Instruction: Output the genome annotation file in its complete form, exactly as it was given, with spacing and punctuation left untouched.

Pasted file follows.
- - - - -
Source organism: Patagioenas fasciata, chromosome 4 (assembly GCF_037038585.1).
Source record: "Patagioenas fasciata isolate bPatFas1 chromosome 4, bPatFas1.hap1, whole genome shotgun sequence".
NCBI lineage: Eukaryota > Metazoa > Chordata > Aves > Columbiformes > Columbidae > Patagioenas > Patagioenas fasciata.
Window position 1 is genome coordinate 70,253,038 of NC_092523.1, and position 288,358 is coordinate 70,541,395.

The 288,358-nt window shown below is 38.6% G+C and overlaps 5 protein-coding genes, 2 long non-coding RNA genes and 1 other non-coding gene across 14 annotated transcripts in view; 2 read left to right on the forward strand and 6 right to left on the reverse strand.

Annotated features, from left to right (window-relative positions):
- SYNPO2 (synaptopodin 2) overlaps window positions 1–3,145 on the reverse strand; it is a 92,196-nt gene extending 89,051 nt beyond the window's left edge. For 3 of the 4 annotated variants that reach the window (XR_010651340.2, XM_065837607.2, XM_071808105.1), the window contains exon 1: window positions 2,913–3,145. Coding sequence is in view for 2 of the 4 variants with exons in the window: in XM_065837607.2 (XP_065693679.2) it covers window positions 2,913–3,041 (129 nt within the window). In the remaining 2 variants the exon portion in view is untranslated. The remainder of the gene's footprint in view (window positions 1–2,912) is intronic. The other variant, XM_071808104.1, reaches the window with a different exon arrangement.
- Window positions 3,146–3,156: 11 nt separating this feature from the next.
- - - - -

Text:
Source organism: Patagioenas fasciata, chromosome 4 (assembly GCF_037038585.1).
Source record: "Patagioenas fasciata isolate bPatFas1 chromosome 4, bPatFas1.hap1, whole genome shotgun sequence".
NCBI lineage: Eukaryota > Metazoa > Chordata > Aves > Columbiformes > Columbidae > Patagioenas > Patagioenas fasciata.
Window position 1 is genome coordinate 70,253,038 of NC_092523.1, and position 288,358 is coordinate 70,541,395.

The 288,358-nt window shown below is 38.6% G+C and overlaps 5 protein-coding genes, 2 long non-coding RNA genes and 1 other non-coding gene across 14 annotated transcripts in view; 2 read left to right on the forward strand and 6 right to left on the reverse strand.

Annotated features, from left to right (window-relative positions):
- SYNPO2 (synaptopodin 2) overlaps window positions 1–3,145 on the reverse strand; it is a 92,196-nt gene extending 89,051 nt beyond the window's left edge. For 3 of the 4 annotated variants that reach the window (XR_010651340.2, XM_065837607.2, XM_071808105.1), the window contains exon 1: window positions 2,913–3,145. Coding sequence is in view for 2 of the 4 variants with exons in the window: in XM_065837607.2 (XP_065693679.2) it covers window positions 2,913–3,041 (129 nt within the window). In the remaining 2 variants the exon portion in view is untranslated. The remainder of the gene's footprint in view (window positions 1–2,912) is intronic. The other variant, XM_071808104.1, reaches the window with a different exon arrangement.
- Window positions 3,146–3,156: 11 nt separating this feature from the next.